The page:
Although I managed to escape the Nazi trap for a while — thanks to you, Helga, more than to any great wisdom on my part — eventually I was blinded by my selfishness. I let my own angers and fears ensnare me and become my master. The demon was not Hitler. It was me.
(from Shadows Walking, page 173)
Shadows Walking is a detailed character study that spans the world wars and focuses on a physician who must come to terms with the horrific things he’s done. Set right after World War II in Nuremberg during the war crimes trial of nearly two dozen Nazi doctors, the novel focuses on Johann Brenner, a physician turned custodian who writes a letter to his wife to explain how he got caught up in Nazi politics and allowed himself to violate the Hippocratic Oath. Author Douglas R. Skopp presents readers with a portion of the letter at the start of each chapter, then takes readers back in time to show the man Johann was and the idealistic life he lived before World War I and how the economic downturn in the wake of Germany’s defeat and the war reparations sparked so much anger and shame and paved the way for Hitler and the Nazi Party to take control, building the nation up before leading it and its people to ruin.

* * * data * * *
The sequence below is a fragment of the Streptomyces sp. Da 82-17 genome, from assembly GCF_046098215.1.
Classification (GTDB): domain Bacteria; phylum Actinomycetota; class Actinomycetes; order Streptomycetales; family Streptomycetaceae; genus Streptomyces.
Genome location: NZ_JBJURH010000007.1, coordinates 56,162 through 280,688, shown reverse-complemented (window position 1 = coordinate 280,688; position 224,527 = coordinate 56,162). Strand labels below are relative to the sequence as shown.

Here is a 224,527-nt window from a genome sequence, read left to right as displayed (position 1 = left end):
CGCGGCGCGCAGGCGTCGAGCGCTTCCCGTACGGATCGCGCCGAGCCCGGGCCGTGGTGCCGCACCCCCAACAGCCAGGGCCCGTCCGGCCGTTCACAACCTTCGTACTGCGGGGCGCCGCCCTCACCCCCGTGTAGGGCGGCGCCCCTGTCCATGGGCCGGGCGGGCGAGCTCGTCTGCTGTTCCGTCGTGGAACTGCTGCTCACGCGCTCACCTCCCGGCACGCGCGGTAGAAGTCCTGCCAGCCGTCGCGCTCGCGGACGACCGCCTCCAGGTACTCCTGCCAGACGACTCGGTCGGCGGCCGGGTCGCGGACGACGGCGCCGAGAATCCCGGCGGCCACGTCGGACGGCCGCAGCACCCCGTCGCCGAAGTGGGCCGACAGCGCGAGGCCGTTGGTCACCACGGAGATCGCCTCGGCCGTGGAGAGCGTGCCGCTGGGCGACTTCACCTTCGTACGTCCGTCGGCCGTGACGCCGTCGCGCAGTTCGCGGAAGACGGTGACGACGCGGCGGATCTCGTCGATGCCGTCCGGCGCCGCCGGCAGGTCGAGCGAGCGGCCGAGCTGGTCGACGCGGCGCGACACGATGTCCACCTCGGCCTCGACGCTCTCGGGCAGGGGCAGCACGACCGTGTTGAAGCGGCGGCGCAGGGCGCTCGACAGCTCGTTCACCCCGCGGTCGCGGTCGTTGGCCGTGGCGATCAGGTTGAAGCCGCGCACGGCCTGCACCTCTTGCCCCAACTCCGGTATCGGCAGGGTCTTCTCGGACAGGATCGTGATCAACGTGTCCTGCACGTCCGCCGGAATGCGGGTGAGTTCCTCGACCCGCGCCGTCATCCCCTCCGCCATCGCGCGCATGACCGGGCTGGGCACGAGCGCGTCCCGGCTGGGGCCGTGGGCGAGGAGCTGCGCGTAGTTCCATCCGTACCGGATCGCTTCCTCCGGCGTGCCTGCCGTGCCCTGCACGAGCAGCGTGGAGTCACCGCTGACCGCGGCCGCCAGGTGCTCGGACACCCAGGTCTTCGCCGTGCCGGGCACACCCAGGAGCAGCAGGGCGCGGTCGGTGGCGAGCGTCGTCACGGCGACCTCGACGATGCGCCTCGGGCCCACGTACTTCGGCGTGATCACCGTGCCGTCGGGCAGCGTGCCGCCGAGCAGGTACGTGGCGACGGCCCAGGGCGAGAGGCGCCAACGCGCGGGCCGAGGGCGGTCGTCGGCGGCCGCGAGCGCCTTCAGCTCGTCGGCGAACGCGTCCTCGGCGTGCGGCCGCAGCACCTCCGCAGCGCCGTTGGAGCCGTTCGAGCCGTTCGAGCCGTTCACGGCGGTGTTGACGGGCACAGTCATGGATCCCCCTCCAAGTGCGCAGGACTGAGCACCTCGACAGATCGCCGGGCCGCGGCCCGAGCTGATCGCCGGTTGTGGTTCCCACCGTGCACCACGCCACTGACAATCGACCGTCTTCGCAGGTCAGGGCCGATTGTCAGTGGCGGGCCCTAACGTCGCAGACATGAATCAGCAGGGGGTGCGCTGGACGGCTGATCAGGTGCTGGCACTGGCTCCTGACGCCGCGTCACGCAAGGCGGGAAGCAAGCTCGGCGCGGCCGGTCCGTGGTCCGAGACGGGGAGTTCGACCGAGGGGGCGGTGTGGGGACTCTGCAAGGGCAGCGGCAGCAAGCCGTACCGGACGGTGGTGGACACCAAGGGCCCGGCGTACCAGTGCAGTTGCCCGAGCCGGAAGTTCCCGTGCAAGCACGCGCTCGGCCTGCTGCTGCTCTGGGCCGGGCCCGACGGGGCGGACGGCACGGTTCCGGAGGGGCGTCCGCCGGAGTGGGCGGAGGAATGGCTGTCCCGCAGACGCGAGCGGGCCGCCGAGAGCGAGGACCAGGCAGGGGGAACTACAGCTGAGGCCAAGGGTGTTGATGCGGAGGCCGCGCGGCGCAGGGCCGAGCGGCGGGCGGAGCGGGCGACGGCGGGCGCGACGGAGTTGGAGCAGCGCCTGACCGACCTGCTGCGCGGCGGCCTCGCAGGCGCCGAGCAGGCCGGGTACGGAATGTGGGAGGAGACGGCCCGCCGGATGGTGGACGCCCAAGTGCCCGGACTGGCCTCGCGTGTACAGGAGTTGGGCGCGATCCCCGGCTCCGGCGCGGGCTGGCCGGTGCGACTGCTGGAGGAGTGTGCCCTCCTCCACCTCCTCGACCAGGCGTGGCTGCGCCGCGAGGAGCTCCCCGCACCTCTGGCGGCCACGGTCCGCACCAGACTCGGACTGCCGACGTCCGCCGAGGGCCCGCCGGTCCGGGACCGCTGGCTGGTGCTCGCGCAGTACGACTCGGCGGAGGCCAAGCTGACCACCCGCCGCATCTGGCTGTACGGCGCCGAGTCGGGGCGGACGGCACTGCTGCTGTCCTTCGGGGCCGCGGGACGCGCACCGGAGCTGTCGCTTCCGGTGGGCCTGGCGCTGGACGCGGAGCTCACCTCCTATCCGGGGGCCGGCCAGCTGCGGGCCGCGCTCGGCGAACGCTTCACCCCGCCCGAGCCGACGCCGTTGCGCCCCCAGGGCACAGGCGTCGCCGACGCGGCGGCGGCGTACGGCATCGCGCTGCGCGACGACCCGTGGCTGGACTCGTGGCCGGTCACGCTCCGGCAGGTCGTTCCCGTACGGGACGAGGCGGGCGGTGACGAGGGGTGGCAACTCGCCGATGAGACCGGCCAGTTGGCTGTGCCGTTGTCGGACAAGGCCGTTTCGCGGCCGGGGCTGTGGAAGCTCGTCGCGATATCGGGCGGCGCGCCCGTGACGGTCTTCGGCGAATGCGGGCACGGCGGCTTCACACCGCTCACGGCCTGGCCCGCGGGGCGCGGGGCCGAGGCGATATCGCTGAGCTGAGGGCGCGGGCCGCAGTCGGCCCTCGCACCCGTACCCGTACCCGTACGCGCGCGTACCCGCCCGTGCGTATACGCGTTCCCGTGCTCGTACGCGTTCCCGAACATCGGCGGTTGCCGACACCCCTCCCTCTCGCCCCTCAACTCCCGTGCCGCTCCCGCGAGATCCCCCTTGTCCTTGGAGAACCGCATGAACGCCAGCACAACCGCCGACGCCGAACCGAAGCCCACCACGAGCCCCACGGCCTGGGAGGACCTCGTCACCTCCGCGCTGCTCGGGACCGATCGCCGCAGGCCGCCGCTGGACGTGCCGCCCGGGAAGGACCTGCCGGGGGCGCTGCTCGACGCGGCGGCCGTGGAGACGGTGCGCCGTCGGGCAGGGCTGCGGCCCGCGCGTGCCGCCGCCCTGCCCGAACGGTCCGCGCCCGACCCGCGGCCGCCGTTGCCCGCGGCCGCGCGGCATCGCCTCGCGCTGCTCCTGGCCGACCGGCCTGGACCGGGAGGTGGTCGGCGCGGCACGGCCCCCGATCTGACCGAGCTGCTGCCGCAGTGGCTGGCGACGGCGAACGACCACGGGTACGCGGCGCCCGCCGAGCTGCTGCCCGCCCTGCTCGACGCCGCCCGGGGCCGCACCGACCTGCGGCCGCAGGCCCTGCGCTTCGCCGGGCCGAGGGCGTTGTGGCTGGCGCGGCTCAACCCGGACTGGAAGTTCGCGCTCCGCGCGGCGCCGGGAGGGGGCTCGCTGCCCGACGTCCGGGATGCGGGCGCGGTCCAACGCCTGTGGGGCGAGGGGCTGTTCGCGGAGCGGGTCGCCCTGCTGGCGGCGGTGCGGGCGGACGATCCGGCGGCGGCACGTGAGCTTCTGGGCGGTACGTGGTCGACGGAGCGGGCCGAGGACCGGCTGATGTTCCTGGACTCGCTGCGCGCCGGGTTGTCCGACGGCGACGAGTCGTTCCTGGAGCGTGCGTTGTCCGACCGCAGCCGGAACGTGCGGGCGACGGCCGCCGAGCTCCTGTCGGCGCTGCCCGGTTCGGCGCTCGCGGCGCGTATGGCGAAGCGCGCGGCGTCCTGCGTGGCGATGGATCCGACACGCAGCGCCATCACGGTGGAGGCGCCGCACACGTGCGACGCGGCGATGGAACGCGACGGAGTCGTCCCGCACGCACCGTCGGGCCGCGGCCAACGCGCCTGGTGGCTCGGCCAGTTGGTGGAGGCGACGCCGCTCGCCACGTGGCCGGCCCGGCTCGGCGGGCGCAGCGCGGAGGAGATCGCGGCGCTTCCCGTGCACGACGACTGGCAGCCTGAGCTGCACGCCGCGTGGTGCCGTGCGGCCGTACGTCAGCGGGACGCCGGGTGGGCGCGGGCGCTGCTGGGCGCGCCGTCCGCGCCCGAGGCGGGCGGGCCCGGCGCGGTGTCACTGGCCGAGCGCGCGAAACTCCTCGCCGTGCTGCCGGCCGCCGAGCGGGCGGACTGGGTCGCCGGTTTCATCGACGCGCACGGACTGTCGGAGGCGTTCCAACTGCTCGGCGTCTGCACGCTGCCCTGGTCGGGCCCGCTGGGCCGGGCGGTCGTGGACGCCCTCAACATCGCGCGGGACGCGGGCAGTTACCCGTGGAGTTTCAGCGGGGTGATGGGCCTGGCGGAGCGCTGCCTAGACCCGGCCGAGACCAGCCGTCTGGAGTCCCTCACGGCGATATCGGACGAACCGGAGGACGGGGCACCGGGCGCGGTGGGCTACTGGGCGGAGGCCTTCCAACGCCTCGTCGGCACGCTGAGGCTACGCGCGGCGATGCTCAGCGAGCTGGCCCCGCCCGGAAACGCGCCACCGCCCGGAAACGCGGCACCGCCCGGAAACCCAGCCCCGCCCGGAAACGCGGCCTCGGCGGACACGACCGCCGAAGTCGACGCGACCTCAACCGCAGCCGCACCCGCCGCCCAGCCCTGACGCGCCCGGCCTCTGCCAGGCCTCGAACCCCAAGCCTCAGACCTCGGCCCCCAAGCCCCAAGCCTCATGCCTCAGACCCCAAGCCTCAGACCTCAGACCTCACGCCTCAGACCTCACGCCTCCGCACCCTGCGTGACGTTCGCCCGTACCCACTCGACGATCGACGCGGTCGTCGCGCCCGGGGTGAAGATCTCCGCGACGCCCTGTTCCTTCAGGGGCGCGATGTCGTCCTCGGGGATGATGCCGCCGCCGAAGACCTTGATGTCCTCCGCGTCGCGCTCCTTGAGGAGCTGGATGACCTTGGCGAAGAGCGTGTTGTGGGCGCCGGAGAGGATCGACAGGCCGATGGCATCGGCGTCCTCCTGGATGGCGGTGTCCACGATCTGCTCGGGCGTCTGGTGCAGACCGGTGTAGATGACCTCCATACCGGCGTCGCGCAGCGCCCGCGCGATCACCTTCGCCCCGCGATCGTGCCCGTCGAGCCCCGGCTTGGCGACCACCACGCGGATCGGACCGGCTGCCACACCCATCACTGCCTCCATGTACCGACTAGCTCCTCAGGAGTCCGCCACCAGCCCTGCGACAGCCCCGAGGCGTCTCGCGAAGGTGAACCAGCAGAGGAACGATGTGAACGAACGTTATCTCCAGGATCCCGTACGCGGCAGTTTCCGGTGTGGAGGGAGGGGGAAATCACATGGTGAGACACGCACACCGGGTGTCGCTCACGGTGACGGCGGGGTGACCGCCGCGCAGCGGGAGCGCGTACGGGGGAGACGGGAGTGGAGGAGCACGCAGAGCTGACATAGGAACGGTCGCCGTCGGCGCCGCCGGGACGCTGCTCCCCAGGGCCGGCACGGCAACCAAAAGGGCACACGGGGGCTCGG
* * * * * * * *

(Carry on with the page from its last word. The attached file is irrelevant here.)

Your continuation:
Skopp shows how Johann was slowly pulled toward the Nazis, how overzealous patriotism was rampant following World War I, how his studies led him to the field of eugenics, and how he so easily came to believe the arguments that Jews (and gypsies and people of mixed race, etc.) were polluting the Fatherland and were to blame for all of Germany’s ills. He describes how shops went out of business and food became scarce, and he personalizes all this by having it happen to Johann and his family.
But not everyone falls under Hitler’s spell. Johann’s wife, Helga, is distressed by her son’s excitement with the Hitler Youth and urges Johann not to join the Party, and Skopp juxtaposes Johann’s experiences as an “ordinary” German with the experiences of his best friend, Philipp Stein. Philipp grew up in the same town as Johann and also became a physician, but as a German Jew, his experiences are dramatically different than Johann’s. With the Nazis in power, Johann’s personal and professional horizons are broadened, but Philipp’s world gets smaller and smaller.
Skopp performed years of research to write Shadows Walking, and it shows. There is so much history within these pages, and Skopp does a great job merging the fictional characters with the real people, from Karl Brandt to Josef Mengele. The only problem I had with the book was the passage of time. If I wasn’t familiar with the events leading up and through World War II, I wouldn’t have known how much time had passed between chapters and what year the characters were in. But that’s only a minor issue with a book that likely will make my list of favorite books read during 2012.